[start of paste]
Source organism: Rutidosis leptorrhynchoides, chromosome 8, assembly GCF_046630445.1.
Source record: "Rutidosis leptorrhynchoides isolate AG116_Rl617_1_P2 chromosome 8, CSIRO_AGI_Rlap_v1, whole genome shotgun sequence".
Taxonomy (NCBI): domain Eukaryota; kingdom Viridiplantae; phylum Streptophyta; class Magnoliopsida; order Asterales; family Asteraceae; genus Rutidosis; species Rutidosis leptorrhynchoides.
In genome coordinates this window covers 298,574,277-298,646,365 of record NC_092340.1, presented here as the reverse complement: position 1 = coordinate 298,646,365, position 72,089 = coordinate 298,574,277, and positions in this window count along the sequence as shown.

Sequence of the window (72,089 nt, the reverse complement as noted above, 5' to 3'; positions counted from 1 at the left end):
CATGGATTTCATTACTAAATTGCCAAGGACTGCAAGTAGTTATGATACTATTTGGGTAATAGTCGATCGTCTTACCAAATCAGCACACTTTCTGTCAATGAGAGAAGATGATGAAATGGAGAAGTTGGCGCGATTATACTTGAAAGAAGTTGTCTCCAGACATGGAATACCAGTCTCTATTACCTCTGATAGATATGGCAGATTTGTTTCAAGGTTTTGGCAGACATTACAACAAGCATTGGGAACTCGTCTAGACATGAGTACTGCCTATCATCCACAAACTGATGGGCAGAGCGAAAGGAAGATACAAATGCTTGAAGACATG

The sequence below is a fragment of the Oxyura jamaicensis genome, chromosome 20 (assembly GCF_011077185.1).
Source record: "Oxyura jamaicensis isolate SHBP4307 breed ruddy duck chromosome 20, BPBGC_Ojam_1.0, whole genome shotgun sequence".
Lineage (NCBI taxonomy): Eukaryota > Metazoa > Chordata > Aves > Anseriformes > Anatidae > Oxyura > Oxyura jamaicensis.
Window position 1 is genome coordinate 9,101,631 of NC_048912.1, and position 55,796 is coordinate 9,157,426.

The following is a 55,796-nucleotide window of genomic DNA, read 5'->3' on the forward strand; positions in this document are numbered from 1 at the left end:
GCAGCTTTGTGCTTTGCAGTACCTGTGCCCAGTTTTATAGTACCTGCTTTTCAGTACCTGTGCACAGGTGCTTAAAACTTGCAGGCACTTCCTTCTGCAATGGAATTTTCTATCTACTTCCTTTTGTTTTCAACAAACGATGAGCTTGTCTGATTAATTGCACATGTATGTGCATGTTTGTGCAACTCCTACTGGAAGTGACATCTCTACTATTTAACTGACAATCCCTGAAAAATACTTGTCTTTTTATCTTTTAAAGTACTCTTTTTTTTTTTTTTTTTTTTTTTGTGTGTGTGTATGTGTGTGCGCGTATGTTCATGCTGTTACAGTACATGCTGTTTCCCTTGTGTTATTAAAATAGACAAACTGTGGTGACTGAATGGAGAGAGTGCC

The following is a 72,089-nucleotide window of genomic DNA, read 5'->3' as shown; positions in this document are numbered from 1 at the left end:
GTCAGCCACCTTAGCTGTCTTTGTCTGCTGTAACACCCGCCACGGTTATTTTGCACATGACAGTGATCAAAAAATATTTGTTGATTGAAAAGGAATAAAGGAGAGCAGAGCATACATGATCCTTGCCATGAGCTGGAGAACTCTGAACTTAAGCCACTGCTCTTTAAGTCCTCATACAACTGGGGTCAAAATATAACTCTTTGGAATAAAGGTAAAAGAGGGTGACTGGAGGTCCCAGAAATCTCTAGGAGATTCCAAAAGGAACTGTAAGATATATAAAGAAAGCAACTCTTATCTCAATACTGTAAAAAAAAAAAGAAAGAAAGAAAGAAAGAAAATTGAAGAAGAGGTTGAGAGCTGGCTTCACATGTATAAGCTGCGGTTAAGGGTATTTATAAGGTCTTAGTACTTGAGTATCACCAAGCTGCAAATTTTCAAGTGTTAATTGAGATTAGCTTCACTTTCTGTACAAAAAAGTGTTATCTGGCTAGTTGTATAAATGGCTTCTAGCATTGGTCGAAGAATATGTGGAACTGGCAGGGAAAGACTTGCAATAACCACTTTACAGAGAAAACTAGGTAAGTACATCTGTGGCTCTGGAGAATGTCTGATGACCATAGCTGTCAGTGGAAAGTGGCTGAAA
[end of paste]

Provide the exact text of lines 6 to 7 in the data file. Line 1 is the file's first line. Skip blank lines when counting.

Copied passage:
CATGGATTTCATTACTAAATTGCCAAGGACTGCAAGTAGTTATGATACTATTTGGGTAATAGTCGATCGTCTTACCAAATCAGCACACTTTCTGTCAATGAGAGAAGATGATGAAATGGAGAAGTTGGCGCGATTATACTTGAAAGAAGTTGTCTCCAGACATGGAATACCAGTCTCTATTACCTCTGATAGATATGGCAGATTTGTTTCAAGGTTTTGGCAGACATTACAACAAGCATTGGGAACTCGTCTAGACATGAGTACTGCCTATCATCCACAAACTGATGGGCAGAGCGAAAGGAAGATACAAATGCTTGAAGACATG

The sequence below is a fragment of the Oxyura jamaicensis genome, chromosome 20 (assembly GCF_011077185.1).